Though initially unimpressed with the celebrity and smog of Los Angeles, East Coast native Jay Devivo says he has since learned to appreciate his adopted homeland. Since migrating from Boston last year, Devivo has devoted much time and energy to Anderson’s Entrepreneurial Ventures Club, which works closely with area startups.
Meet, Greet, and Sometimes Delete
In the beginning, you should open yourself to everything. Get a little crazy in first few weeks, and then narrow down your interests to a few. Generally, students have one primary activity and a few supporting activities at which they are not the main point person.
Networking is by far the most important aspect of business school. The classroom is a distant second. If you want to be an investment banker or a consultant, you had better get a 4.0. GPA, but even those employers like to see that you are doing something outside of school. For the people who don’t want to go into either of those fields, networking is paramount.
I’m involved with the Venture Developing Program, which places MBA students with a team of entrepreneurs and allows them to work together over the summer. The MBA students help flesh out strategic issues and a business plan with the goal of going after venture capital or angel financing. This is really our last chance to try things without any serious consequences.
At the end of the day, the most important thing you take away from business school is your network.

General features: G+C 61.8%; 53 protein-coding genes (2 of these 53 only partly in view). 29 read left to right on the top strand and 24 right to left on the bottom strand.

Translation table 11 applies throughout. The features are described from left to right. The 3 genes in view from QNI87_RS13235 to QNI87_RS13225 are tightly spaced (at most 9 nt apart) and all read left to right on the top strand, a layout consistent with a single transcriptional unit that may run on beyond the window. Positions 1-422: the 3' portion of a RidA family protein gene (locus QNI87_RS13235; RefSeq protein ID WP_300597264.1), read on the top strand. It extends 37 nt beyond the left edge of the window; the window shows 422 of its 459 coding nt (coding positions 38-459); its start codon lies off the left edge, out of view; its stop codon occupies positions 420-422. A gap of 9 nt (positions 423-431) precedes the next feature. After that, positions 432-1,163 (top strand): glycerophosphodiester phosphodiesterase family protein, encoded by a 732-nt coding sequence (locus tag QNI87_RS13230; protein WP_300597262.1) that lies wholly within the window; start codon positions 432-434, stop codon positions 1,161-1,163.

Succumb to Peer Pleasure
I spent between 10 and 35 hours a week studying on my own. During finals that number went up to 40 hours. But far outweighing that independent study time is the amount of time spend in group studies. Everything is group related. Even in statistics class, you have groups. How do you have groups in math? You do. If it’s not a group project, it’s a study group so you can go over things together. I’ve been in 16-hour group meetings.
This is why choosing the right business school is so important. You’ll see these people more than anyone else remotely associated with your life, so you had better like them.
Learn to Share
Before finals, students will send out study guides for the whole section. I’ve also seen people say, “I have information about this employer, do you want it?” In terms of anything academic, there is almost no competition.
In our core classes — which comprise 90 percent of the first year – there is an enforced curve and people are still willing to give you all they know. If everyone shares information, the pool of information rises. At the end of the day, you want to actually learn something. Whatever arbitrary grade some professor gives you really doesn’t matter.
You have to have a Palm Pilot. Maybe not specifically that brand, but you have to have some kind of organizer. You’re always scheduling to meet and do things with various other people. I used to keep my appointments in a Day Runner, but it just gets too messy with paper.
Anderson is a very wired school. We have T-1 ports in all the classrooms, so a laptop is a necessity. During some classes, you sit in the back and Instant Message people all day. It’s also always good to have a cell phone, as well.
Make Friends With Second-Year Students
It’s important to talk to second-year students to find out who previously interned at the companies you are researching. Fall recruiting is mostly for second-year students, but it never hurts a first-year student to sit in on sessions.
UCLA is ranked #1 for entrepreneurial studies. In order to find jobs and internships in that area, you just have to be creative. That is where the UCLA Venture Development Program comes in. There are plenty of groups in the L.A. area attract entrepreneurs and venture capitalists. Internet things are happening in L.A. Startups don’t normally recruit on campus, but they do get in touch with our career center, and there is always email coming through looking for potential recruits.
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